I don't have much interest in reading it again though.

surfed said...

They're just a couple of books for cryin' out loud. The original Foundation trilogy had more import for me in my late teens early twenties anything Rand wrote. The Toohey is a timeless classic...

Inga said...

Ayn Rand said "There can be no compromise on basic principles".

She compromised when she herself needed to, didn't she? I can't blame her, but it makes her a monumental hypocrite. That's her legacy, that and elevating the worst traits a human being can have, selfishness and narcissism ....oh yes and did I say she was a hypocrite?

John Lynch said...

"Sub-Nietzschean," is what Alan Bloom called Atlas Shrugged.

All Rand adds to Nietzsche is a specific critique of 20th century socialism. While it's accurate, she's not the only critic. I think Solzhenitsyn or Conquest has a lot more to say about where it all leads.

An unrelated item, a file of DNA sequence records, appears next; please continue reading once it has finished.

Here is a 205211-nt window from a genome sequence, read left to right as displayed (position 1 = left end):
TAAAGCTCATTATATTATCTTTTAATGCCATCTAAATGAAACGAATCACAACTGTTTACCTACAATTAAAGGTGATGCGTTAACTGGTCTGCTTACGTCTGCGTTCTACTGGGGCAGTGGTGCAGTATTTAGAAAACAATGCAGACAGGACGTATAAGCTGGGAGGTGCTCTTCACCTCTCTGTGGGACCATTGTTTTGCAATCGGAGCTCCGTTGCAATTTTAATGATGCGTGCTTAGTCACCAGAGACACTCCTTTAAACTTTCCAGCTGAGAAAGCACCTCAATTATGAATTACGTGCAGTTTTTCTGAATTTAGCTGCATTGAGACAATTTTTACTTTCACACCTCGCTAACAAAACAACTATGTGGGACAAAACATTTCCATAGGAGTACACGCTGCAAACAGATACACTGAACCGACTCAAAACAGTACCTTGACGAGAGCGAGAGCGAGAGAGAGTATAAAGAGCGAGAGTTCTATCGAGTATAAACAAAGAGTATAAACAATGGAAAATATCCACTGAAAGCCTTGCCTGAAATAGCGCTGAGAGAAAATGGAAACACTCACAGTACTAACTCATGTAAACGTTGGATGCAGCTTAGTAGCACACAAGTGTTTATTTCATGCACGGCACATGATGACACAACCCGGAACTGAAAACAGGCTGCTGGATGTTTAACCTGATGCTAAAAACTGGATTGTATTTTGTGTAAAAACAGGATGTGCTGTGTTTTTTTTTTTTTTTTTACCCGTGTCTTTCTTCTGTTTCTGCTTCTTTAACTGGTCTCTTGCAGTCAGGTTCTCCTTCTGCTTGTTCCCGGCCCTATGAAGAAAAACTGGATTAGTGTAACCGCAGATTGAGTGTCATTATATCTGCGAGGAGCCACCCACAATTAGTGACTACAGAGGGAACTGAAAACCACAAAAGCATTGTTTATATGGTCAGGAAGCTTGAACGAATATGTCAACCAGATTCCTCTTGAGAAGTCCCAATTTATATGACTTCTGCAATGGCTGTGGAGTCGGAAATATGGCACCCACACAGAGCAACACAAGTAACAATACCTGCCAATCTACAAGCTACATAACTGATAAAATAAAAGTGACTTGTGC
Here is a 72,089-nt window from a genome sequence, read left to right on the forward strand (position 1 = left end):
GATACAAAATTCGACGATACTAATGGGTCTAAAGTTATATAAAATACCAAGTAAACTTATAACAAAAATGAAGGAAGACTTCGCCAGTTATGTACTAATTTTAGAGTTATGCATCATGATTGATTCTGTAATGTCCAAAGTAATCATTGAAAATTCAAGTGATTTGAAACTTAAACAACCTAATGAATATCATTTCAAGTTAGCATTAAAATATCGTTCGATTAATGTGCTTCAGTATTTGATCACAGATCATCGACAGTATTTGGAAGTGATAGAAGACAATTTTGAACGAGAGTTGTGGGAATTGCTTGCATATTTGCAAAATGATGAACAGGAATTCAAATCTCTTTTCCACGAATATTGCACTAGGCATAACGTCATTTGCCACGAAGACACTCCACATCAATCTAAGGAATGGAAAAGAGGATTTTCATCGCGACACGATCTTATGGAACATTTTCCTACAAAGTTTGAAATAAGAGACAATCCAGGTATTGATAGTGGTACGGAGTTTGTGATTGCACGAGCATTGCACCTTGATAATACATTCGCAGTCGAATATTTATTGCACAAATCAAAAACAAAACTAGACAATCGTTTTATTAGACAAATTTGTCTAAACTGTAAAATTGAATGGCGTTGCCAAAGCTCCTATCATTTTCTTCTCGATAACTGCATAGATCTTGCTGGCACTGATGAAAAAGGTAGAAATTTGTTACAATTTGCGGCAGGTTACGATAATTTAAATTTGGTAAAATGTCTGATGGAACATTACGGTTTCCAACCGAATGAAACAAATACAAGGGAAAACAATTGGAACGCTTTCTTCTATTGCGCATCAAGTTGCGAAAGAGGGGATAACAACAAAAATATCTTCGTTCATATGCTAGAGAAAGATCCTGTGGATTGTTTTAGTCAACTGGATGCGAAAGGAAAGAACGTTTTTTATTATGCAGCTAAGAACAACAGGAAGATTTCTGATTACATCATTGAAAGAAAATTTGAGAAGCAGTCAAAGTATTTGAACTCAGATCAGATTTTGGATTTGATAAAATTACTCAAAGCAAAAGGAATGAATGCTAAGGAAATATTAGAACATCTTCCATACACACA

For someone who hasn't read much Rand seems revelatory, but that's more a reflection of how poor our education has become.

It's all the same. Read one thing by Rand and you've read it all. It has a fractal quality where any small piece resembles the whole.

C Stanley said...

I enjoyed Atlas Shrugged and Fountainheadas a teen and it got me thinking about things in ways I hadn't prior to that. I don't remember much of either book, except character and plot details that people tend to refer to. What stuck with me was the idea that capitalism makes more sense than collectivism because human nature isn't altruistic enough to support a system based on it. I gather that this isn't the extent of her philosophy, and that I wouldn't agree with a lot of the rest, but on that point I think she is absolutely correct. And @Inga- if you really want to understand the crossover appeal to Christians, it's wrapped up in this idea that man is a fallen creature.